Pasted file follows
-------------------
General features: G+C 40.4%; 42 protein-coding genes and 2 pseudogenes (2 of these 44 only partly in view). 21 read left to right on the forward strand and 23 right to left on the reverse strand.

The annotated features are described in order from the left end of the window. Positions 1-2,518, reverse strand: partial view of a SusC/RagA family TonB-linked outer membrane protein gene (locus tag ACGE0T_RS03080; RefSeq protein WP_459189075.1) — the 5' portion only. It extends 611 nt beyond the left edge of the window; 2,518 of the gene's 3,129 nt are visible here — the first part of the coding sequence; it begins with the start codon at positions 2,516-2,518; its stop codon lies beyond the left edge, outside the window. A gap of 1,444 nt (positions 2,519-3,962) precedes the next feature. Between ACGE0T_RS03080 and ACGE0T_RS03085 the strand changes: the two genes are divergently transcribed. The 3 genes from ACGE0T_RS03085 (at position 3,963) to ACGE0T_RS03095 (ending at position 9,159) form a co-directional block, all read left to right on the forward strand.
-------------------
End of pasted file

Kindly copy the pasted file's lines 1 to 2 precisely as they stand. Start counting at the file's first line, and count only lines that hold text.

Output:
General features: G+C 40.4%; 42 protein-coding genes and 2 pseudogenes (2 of these 44 only partly in view). 21 read left to right on the forward strand and 23 right to left on the reverse strand.

The annotated features are described in order from the left end of the window. Positions 1-2,518, reverse strand: partial view of a SusC/RagA family TonB-linked outer membrane protein gene (locus tag ACGE0T_RS03080; RefSeq protein WP_459189075.1) — the 5' portion only. It extends 611 nt beyond the left edge of the window; 2,518 of the gene's 3,129 nt are visible here — the first part of the coding sequence; it begins with the start codon at positions 2,516-2,518; its stop codon lies beyond the left edge, outside the window. A gap of 1,444 nt (positions 2,519-3,962) precedes the next feature. Between ACGE0T_RS03080 and ACGE0T_RS03085 the strand changes: the two genes are divergently transcribed. The 3 genes from ACGE0T_RS03085 (at position 3,963) to ACGE0T_RS03095 (ending at position 9,159) form a co-directional block, all read left to right on the forward strand.